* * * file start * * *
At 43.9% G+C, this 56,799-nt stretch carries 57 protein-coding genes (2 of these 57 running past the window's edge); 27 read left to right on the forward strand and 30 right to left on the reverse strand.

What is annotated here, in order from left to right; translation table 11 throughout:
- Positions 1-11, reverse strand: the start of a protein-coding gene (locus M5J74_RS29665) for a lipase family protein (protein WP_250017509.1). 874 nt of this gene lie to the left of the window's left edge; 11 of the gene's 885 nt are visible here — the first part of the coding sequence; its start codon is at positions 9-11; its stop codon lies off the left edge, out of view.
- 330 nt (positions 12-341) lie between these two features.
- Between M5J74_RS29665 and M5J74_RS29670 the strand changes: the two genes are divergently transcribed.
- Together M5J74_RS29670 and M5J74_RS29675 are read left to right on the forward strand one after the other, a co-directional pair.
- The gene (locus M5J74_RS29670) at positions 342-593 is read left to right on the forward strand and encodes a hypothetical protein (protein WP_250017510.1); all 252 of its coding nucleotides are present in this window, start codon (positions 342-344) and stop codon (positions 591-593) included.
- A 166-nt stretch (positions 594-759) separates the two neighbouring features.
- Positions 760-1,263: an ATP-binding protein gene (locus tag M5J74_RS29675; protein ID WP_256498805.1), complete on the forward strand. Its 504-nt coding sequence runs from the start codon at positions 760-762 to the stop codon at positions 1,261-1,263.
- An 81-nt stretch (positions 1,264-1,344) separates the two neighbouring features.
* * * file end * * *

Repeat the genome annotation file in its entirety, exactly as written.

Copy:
At 43.9% G+C, this 56,799-nt stretch carries 57 protein-coding genes (2 of these 57 running past the window's edge); 27 read left to right on the forward strand and 30 right to left on the reverse strand.

What is annotated here, in order from left to right; translation table 11 throughout:
- Positions 1-11, reverse strand: the start of a protein-coding gene (locus M5J74_RS29665) for a lipase family protein (protein WP_250017509.1). 874 nt of this gene lie to the left of the window's left edge; 11 of the gene's 885 nt are visible here — the first part of the coding sequence; its start codon is at positions 9-11; its stop codon lies off the left edge, out of view.
- 330 nt (positions 12-341) lie between these two features.
- Between M5J74_RS29665 and M5J74_RS29670 the strand changes: the two genes are divergently transcribed.
- Together M5J74_RS29670 and M5J74_RS29675 are read left to right on the forward strand one after the other, a co-directional pair.
- The gene (locus M5J74_RS29670) at positions 342-593 is read left to right on the forward strand and encodes a hypothetical protein (protein WP_250017510.1); all 252 of its coding nucleotides are present in this window, start codon (positions 342-344) and stop codon (positions 591-593) included.
- A 166-nt stretch (positions 594-759) separates the two neighbouring features.
- Positions 760-1,263: an ATP-binding protein gene (locus tag M5J74_RS29675; protein ID WP_256498805.1), complete on the forward strand. Its 504-nt coding sequence runs from the start codon at positions 760-762 to the stop codon at positions 1,261-1,263.
- An 81-nt stretch (positions 1,264-1,344) separates the two neighbouring features.